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I have an Array with available elements and an Array with required elements. I want to find out if all required elements are available.

The Arrays may contain "duplicates". Then there must be as many elements available as required. My first trial for a #contains? method fails because include? checks only if an element is available at least once

-- edit: simplified example code --

# a first and simple trial
# that fails on duplicate elements
class Array
  def contains?(other)
    other.all? { |element| include?(element) }      

available = [1, 1, 1, 2, 2, 3]
small = [1, 1, 2, 3]  
big = [1, 1, 2, 3, 3] 

available.contains?(small) # is true as intended
available.contains?(big)   # is true but should be false
                           # because "big" contains more "3s" than "available"
share|improve this question
please put some examples,and expected output with the scenarios will be helpful to answer you first. your full code is confusing.. put only the relevant part,which is not working..I didn't understand Then there must be as many elements available as required.another confusion he Arrays may contain "duplicates". - which array you are talking about ? Why your current #contains? will not work as you said #too simple, doesn't reflect duplicate elements ? –  Arup Rakshit Jul 23 '13 at 18:48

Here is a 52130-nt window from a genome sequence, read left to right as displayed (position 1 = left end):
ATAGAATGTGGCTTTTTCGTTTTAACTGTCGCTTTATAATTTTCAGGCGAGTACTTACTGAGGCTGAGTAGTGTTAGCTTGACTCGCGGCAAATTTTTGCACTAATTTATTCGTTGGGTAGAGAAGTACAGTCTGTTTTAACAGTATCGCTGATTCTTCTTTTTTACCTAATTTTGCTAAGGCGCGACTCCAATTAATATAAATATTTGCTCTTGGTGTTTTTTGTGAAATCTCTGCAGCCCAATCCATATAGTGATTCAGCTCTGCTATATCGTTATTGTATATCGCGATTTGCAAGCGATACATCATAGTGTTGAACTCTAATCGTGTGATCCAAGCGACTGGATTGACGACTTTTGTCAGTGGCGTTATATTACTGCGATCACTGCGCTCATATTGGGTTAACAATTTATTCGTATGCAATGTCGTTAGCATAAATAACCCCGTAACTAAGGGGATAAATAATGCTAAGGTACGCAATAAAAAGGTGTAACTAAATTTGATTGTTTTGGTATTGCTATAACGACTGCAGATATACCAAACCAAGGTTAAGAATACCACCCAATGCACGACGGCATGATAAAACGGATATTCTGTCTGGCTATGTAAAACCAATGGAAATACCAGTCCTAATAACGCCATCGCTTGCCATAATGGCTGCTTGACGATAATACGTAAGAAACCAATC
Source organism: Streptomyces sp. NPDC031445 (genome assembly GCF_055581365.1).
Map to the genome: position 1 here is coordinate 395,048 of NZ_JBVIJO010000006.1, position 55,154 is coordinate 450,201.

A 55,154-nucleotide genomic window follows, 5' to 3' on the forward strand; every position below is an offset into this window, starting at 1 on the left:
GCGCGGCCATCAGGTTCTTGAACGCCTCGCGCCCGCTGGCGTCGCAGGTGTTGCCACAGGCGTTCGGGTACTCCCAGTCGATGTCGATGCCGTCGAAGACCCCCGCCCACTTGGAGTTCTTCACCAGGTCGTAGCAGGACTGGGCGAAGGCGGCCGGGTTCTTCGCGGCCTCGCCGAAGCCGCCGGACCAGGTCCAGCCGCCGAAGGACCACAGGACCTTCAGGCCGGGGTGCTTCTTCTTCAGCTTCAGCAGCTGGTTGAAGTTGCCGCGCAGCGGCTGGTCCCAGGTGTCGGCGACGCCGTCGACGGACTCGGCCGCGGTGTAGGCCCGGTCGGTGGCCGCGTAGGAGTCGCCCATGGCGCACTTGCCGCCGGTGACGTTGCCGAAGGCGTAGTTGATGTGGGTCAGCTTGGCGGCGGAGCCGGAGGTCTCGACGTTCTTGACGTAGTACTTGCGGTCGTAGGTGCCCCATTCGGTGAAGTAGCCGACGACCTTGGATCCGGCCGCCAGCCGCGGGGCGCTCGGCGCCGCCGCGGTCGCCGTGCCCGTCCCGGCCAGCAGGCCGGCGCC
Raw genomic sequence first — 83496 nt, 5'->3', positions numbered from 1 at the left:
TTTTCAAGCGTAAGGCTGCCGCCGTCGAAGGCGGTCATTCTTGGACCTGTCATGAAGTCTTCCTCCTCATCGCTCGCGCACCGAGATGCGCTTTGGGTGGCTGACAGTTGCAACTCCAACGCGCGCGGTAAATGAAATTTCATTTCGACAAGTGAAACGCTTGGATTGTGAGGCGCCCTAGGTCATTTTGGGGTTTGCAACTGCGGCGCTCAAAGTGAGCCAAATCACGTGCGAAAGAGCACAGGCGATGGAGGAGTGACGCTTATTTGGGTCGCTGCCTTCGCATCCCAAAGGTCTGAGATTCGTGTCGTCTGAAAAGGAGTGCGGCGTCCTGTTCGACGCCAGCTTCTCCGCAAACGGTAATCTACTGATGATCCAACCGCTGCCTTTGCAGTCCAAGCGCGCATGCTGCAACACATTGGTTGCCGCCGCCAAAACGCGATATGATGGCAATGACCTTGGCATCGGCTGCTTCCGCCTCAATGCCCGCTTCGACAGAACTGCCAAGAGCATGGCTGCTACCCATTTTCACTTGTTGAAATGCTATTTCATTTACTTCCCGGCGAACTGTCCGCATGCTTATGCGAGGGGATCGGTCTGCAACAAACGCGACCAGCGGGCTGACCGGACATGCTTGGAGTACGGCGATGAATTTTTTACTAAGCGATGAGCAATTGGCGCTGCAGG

for each required element, check if the element is in available, if so then remove it from available. repeat for all required elements. –  akonsu Jul 23 '13 at 18:52
I don't understand the downvotes. Maybe it was be a bad idea to pack the two examples in a spec? –  ovhaag Jul 23 '13 at 19:11
I think the main reason people dislike it is because you didn't trim down your question to the minimum relevant parts. What is crucial to your question is comparing two arrays. You should not have shown your Container class. And you introduced the attribute elements without any explanation. That was bad. I had to guess what that meant. –  sawa Jul 23 '13 at 19:24
Simplified the example code. –  ovhaag Apr 10 '14 at 22:03

1 Answer 1

up vote 2 down vote accepted
def contains?(other)
  other.elements.group_by{|e| e}.all?{|e, a| elements.count(e) >= a.length}
share|improve this answer
Amazing. It was downvoted within one second after I posted this answer. –  sawa Jul 23 '13 at 18:56
Hmm. Maybe you should have posted it earlier? :-) I've given up trying to figure out the downvoters; I think they must have a surplus of points and are trying to burn some off. I gave you a +1 to balance out the universe. –  the Tin Man Jul 23 '13 at 19:33
@theTinMan Thanks for the help. –  sawa Jul 23 '13 at 19:36

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